tip

The output option can also be specified by the --output or -o flags.

## Interactive CLI application​

When running interactive CLI applications inside Task they can sometimes behave weirdly, especially when the output mode is set to something other than interleaved (the default), or when interactive apps are run in parallel with other tasks.

The interactive: true tells Task this is an interactive application and Task will try to optimize for it:

version: '3'tasks:  default:    cmds:      - vim my-file.txt    interactive: true

If you still have problems running an interactive app through Task, please open an issue about it.

Starting on Task v3, you can now write tasks with a shorter syntax if they have the default settings (e.g. no custom env:, vars:, desc:, silent: , etc):

version: '3'tasks:  build: go build -v -o ./app{{exeExt}} .  run:    - task: build    - ./app{{exeExt}} -h localhost -p 8080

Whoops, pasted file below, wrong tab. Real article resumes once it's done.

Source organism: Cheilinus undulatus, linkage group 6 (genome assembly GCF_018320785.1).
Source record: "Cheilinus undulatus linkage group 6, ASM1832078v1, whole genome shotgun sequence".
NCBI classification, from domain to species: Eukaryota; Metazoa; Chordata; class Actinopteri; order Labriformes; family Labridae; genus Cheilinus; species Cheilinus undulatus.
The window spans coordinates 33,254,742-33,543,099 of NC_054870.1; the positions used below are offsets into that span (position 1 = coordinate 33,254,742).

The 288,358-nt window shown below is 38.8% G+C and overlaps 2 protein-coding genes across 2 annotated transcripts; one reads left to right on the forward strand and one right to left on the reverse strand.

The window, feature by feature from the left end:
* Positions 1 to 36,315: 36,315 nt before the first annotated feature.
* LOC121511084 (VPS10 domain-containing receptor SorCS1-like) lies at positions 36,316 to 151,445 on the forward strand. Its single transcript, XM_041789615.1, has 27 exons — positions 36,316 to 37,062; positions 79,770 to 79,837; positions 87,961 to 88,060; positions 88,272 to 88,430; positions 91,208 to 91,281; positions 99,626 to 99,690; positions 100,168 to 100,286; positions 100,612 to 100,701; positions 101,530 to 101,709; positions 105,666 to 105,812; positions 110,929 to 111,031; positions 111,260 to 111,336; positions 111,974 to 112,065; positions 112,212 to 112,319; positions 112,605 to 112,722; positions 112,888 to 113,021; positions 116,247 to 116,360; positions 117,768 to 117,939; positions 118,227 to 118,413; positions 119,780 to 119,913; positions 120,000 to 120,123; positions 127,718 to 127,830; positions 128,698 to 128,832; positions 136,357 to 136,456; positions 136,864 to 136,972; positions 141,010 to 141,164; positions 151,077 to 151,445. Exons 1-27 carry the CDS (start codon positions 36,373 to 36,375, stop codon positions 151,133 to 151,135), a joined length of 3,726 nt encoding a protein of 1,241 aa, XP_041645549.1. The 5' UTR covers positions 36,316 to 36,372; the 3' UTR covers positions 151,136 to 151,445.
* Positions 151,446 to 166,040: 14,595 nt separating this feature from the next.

## set and shopt​

It's possible to specify options to the set and shopt builtins. This can be added at global, task or command level.

version: '3'set: [pipefail]shopt: [globstar]tasks:  # globstar required for double star globs to work  default: echo **/*.go
info

Keep in mind that not all options are available in the shell interpreter library that Task uses.

With the flags --watch or -w task will watch for file changes and run the task again. This requires the sources attribute to be given, so task knows which files to watch.
The default watch interval is 5 seconds, but it's possible to change it by either setting interval: '500ms' in the root of the Taskfile passing it as an argument like --interval=500ms.